Marco Puglisi – aka Syndrone – recruits Andy Gillion for a no-holds-barred guitar playthrough of Android God Revolution

Neogenesis, the second instrumental guitar album by Basel, Switzerland-based guitarist and composer Marco Puglisi, or more accurately his alter ego, Syndrone, is a sprawling nearly-70-minute opus loaded with just about everything in a modern-day shredder’s arsenal.

Take Doomsday Apocalypse, for example: a gargantuan eight-and-a-half-minute offering that finds the 2019 Guitarist of the Year finalist shredding to the high heavens amid an arrangement which evokes a sense of desolate grandeur. Or the rather shorter Entering the Oblivion Sphere, which brings both tempo and runtime down a notch, allowing Puglisi to flex his more melodic, feel-driven lead guitar chops.

One of the record’s highlights, though, has to be Android God Revolution, which features not only Puglisi’s stellar playing, but also that of British multi-instrumentalist, Andy Gillion.

Following three-and-a-half minutes of seven-string flexing on Puglisi’s part, Gillion enters the fray, first harmonizing with his Swiss-based counterpart before setting off on his own face-melting trajectory, featuring lightning-quick alternate-picking runs aplenty. And in this new playthrough, premiered exclusively at Guitar World, the pair put their respective parts on full display.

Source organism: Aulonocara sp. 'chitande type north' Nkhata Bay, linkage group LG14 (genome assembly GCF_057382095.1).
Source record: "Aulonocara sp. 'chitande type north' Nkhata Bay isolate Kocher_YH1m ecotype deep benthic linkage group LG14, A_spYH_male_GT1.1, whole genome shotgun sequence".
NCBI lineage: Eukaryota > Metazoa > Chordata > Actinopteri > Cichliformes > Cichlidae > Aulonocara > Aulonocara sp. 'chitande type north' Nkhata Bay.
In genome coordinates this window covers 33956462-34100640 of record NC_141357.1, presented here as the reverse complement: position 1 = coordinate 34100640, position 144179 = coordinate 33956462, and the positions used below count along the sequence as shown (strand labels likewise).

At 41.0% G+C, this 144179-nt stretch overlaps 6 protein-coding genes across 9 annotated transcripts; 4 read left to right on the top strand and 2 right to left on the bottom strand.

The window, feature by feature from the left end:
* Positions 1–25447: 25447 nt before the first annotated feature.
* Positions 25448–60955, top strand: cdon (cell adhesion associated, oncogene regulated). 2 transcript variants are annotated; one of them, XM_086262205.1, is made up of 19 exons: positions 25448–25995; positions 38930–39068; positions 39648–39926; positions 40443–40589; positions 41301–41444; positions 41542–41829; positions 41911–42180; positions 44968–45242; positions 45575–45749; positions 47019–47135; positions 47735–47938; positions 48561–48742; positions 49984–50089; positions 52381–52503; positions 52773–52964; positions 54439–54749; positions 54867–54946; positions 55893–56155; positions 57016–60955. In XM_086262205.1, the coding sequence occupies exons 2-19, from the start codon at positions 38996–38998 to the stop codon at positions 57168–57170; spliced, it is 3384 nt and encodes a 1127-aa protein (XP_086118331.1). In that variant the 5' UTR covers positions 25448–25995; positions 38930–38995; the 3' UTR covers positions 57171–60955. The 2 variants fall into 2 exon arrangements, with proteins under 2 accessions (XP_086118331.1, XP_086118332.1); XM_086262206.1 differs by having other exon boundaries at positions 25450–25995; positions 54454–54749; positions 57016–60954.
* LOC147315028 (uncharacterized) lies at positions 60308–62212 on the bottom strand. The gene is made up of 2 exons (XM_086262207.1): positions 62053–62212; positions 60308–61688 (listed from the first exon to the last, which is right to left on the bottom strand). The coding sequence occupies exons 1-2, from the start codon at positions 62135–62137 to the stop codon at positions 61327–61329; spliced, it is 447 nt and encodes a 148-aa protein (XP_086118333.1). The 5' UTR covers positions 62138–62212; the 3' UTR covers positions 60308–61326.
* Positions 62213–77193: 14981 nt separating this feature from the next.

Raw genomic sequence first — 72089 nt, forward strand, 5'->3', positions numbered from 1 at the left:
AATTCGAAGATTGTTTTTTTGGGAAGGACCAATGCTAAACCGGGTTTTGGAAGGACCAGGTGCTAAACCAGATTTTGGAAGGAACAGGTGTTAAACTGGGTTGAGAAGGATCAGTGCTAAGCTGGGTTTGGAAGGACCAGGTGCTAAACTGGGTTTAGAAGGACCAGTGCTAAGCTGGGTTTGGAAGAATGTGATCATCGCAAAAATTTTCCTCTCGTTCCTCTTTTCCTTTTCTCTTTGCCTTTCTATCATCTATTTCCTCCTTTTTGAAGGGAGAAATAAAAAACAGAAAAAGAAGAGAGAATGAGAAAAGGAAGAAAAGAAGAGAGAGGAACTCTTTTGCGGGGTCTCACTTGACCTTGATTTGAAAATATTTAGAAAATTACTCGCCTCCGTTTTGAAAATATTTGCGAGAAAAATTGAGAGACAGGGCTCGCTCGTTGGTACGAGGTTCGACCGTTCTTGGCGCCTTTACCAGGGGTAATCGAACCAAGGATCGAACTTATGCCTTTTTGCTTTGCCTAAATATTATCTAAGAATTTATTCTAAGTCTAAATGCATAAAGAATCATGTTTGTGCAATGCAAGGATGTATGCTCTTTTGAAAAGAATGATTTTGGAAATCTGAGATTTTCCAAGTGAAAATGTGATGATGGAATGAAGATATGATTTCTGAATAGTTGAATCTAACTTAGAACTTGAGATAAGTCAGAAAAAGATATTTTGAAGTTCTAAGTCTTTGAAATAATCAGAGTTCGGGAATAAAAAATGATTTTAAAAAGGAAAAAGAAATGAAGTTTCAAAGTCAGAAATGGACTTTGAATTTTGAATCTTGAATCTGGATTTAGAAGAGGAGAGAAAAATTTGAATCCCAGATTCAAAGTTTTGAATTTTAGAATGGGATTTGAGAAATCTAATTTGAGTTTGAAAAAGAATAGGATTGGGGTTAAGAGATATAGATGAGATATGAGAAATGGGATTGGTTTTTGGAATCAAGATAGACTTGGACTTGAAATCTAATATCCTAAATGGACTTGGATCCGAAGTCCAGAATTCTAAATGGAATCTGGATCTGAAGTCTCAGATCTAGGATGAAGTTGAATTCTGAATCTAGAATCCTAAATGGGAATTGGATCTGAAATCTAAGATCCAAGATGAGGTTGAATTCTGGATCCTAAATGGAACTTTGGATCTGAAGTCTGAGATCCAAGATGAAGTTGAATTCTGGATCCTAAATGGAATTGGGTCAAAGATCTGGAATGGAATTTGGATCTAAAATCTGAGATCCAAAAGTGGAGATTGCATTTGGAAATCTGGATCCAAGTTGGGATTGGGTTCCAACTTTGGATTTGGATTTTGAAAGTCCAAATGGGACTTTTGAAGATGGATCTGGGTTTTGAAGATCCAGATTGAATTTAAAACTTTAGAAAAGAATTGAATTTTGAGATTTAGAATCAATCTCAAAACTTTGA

“I have been following Andy for quite some time and I have always loved his music, arrangements, riffs and melodies,” Puglisi says, reflecting on how Gillion came to have a guest spot on the track.

“What I look for in a guest guitar player is advanced guitar technique, for sure, because my music is definitely more in the technical realm of metal, but I always prefer players who can contribute to the track and come up with guitar lines that make sense. And Andy did exactly that!”

Gear-wise, Puglisi plays a custom-made Waghorn Corax seven-string guitar loaded with a Bare Knuckle Cold Sweat humbucker in the bridge position and a single-coil in the neck, through a custom-made boost pedal and an Axe-Fx III amp modeler. Gillion, on the other hand, plays his trademark Daemoness Cimmerian six-string electric guitar.

“To me, Android God Revolution is a very melodic and diverse track,” says Puglisi. “I usually try to choose melody over technical shredding and I think this track has a really good balance between these two aspects of modern metal guitar playing.”

Thank you for reading 5 articles this month*

Join now for unlimited access

US pricing $3.99 per month or $39.00 per year

UK pricing £2.99 per month or £29.00 per year 

Europe pricing €3.49 per month or €34.00 per year

*Read 5 free articles per month without a subscription

Join now for unlimited access

Prices from £2.99/$3.99/€3.49

Sam is a Staff Writer at Guitar World, also creating content for Total Guitar, Guitarist and Guitar Player. He has well over 15 years of guitar playing under his belt, as well as a degree in Music Technology (Mixing and Mastering). He's a metalhead through and through, but has a thorough appreciation for all genres of music. In his spare time, Sam creates point-of-view guitar lesson videos on YouTube under the name Sightline Guitar (opens in new tab).